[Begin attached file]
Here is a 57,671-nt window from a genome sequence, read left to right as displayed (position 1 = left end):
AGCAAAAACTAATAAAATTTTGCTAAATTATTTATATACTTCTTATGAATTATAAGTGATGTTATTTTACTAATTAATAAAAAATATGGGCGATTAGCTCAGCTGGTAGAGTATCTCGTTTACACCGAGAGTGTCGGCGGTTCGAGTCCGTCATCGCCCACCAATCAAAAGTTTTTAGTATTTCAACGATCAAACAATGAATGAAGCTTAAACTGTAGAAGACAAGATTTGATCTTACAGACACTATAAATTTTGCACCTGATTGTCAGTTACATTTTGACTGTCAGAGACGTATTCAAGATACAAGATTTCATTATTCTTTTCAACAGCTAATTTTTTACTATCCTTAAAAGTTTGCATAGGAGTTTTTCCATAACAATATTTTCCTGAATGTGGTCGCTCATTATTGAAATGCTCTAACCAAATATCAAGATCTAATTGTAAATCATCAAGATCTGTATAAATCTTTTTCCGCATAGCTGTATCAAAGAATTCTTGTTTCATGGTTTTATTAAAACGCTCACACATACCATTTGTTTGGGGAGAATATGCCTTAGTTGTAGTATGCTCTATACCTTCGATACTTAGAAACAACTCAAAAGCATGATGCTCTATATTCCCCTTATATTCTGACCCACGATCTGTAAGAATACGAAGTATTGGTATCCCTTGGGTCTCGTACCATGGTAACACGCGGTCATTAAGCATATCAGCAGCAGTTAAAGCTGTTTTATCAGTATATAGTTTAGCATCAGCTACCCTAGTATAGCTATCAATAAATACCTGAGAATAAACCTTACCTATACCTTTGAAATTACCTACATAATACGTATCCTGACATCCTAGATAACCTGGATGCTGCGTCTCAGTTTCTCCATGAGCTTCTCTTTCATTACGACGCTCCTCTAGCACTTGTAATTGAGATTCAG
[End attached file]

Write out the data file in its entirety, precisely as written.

Here is a 57,671-nt window from a genome sequence, read left to right as displayed (position 1 = left end):
AGCAAAAACTAATAAAATTTTGCTAAATTATTTATATACTTCTTATGAATTATAAGTGATGTTATTTTACTAATTAATAAAAAATATGGGCGATTAGCTCAGCTGGTAGAGTATCTCGTTTACACCGAGAGTGTCGGCGGTTCGAGTCCGTCATCGCCCACCAATCAAAAGTTTTTAGTATTTCAACGATCAAACAATGAATGAAGCTTAAACTGTAGAAGACAAGATTTGATCTTACAGACACTATAAATTTTGCACCTGATTGTCAGTTACATTTTGACTGTCAGAGACGTATTCAAGATACAAGATTTCATTATTCTTTTCAACAGCTAATTTTTTACTATCCTTAAAAGTTTGCATAGGAGTTTTTCCATAACAATATTTTCCTGAATGTGGTCGCTCATTATTGAAATGCTCTAACCAAATATCAAGATCTAATTGTAAATCATCAAGATCTGTATAAATCTTTTTCCGCATAGCTGTATCAAAGAATTCTTGTTTCATGGTTTTATTAAAACGCTCACACATACCATTTGTTTGGGGAGAATATGCCTTAGTTGTAGTATGCTCTATACCTTCGATACTTAGAAACAACTCAAAAGCATGATGCTCTATATTCCCCTTATATTCTGACCCACGATCTGTAAGAATACGAAGTATTGGTATCCCTTGGGTCTCGTACCATGGTAACACGCGGTCATTAAGCATATCAGCAGCAGTTAAAGCTGTTTTATCAGTATATAGTTTAGCATCAGCTACCCTAGTATAGCTATCAATAAATACCTGAGAATAAACCTTACCTATACCTTTGAAATTACCTACATAATACGTATCCTGACATCCTAGATAACCTGGATGCTGCGTCTCAGTTTCTCCATGAGCTTCTCTTTCATTACGACGCTCCTCTAGCACTTGTAATTGAGATTCAG